`Voysey' full of scandals, short on shock
May 05, 2005|By J. Wynn Rousuck | J. Wynn Rousuck,SUN THEATER CRITIC
Eric Sheffer Stevens does a fine job portraying morally outraged Edward Voysey, who learns that his father - and grandfather before him - have systematically defrauded their clients and that he's expected to perpetuate the tradition. At the start of the play, Stevens' Edward appears to be in shock; he is bereft, sleep-deprived, heartbroken. As the play continues, Stevens depicts Edward as a man whose moral fiber is so thick, he wears it like a hair shirt.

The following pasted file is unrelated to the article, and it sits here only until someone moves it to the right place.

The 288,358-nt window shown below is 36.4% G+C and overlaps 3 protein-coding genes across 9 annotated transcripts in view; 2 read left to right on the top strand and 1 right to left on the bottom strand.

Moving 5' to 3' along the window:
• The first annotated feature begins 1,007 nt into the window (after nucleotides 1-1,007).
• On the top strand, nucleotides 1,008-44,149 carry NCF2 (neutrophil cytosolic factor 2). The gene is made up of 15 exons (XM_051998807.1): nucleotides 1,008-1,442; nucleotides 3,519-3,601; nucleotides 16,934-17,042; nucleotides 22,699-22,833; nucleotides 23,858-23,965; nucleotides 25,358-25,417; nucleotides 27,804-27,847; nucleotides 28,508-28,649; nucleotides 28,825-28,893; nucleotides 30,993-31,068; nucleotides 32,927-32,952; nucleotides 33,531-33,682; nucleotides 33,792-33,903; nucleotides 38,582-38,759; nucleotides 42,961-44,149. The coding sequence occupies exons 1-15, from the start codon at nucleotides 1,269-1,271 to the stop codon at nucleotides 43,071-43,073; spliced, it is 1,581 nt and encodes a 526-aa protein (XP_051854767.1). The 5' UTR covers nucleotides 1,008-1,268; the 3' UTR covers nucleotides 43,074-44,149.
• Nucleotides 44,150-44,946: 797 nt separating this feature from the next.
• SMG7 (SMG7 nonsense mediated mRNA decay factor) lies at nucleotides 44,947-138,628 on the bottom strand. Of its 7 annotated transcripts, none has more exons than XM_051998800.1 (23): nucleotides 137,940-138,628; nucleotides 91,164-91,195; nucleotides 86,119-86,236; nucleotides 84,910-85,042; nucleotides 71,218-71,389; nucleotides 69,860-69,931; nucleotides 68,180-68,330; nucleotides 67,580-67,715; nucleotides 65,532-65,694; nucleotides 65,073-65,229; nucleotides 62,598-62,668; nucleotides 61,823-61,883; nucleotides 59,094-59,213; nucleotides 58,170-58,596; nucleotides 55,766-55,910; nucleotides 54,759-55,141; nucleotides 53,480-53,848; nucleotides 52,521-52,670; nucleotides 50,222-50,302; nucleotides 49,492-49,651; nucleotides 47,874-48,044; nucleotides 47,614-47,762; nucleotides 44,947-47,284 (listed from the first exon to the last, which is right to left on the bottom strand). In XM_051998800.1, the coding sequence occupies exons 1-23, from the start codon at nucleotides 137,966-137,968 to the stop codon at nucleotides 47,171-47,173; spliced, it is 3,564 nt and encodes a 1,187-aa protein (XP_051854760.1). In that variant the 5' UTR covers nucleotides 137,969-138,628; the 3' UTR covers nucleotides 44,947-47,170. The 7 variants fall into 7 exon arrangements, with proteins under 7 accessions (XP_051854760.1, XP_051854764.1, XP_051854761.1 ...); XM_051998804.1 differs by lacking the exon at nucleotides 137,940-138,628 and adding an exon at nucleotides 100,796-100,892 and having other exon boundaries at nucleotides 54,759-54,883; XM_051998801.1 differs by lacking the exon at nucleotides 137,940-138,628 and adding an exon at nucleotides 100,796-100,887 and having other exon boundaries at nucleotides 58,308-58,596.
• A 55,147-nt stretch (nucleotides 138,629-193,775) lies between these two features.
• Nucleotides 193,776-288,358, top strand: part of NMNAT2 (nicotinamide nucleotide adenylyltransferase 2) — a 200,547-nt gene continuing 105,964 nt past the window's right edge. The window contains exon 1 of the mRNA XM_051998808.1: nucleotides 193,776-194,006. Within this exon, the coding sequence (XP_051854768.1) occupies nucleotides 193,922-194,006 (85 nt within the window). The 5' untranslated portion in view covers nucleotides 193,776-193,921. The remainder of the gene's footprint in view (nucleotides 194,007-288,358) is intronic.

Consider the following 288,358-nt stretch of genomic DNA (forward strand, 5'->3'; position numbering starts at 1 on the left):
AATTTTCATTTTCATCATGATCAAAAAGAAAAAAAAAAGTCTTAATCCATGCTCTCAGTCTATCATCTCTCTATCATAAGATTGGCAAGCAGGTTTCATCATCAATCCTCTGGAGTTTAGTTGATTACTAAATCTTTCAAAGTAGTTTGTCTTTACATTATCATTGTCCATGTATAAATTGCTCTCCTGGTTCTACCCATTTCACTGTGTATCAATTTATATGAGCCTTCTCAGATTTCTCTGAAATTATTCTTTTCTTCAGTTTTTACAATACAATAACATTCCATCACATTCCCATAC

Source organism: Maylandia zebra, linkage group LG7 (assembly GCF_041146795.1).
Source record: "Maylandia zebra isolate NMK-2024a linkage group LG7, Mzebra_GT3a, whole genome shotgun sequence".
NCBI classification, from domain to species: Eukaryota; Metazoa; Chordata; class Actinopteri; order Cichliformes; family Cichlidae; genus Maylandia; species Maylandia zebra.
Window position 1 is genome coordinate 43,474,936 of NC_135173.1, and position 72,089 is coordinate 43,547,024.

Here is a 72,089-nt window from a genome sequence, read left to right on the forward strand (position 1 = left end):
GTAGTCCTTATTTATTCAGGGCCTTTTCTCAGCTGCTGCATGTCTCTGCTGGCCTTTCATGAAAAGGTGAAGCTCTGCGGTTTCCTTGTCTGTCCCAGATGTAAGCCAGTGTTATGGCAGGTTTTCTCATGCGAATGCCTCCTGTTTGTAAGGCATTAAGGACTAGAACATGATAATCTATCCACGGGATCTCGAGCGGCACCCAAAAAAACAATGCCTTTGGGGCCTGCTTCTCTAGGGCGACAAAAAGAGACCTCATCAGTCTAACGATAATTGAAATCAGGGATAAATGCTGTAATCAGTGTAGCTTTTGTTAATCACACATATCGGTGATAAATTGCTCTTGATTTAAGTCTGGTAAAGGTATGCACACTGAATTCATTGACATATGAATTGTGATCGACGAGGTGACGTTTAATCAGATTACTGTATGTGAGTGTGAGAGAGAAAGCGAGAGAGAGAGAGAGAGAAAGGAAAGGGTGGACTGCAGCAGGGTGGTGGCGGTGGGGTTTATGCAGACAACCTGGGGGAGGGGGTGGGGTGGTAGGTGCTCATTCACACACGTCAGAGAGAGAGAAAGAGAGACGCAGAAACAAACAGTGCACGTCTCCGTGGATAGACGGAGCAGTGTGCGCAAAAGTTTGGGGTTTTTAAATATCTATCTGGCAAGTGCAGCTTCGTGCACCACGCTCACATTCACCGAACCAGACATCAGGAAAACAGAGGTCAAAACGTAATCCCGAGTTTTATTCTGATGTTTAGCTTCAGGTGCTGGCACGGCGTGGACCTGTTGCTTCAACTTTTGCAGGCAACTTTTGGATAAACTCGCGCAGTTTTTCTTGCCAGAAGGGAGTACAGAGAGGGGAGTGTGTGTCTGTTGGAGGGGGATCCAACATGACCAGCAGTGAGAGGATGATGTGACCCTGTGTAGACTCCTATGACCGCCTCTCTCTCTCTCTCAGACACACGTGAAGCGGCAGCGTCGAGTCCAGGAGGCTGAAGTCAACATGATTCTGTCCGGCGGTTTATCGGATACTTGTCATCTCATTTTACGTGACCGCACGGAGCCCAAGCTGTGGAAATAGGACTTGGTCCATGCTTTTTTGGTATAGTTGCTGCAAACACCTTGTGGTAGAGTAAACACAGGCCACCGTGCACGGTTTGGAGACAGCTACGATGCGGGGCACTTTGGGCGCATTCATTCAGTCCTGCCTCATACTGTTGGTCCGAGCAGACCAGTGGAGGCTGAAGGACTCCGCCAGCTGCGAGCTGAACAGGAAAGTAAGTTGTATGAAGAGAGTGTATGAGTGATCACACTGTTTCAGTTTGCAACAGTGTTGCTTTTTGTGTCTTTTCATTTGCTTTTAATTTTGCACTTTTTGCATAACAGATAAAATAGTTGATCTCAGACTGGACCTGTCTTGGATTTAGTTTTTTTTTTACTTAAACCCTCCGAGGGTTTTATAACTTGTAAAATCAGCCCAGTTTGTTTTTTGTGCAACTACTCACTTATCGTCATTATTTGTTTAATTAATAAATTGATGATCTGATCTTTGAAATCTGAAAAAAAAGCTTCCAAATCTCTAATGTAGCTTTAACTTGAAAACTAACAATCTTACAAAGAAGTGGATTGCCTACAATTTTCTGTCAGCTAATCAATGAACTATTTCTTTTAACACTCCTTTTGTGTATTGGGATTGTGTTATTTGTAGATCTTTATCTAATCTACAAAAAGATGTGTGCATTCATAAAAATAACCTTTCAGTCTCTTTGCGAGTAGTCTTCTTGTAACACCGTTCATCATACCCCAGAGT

In "Voysey," the story draws its tension from the steely determination of Trenchard's son, Edward (a fine Eric Sheffer Stevens), to expose his father's deceptions and repay the stolen money. The intriguing crux of Barker's play and Lewis's production is the shrewd juxtaposition of villain and hero: The father, as portrayed by John Ramsey, is witty and worldly and debonair, a wholly appealing scoundrel. "Why," he asks glibly, "is it so hard for a man to see beyond the letter of the law?"
As the son who wants to do right, meanwhile, Stevens is cold and blunt, a killjoy. The clients who are being stolen blind by the father adore him and despise Edward. The world, it seems, is often irritated by its martyrs.
The Voysey Inheritance
April 29 until June 5
Character: Edward Voysey
Playwright: Harley Granville Barker /
Director: Irene Lewis
Theatre company: Baltimore Center Stage
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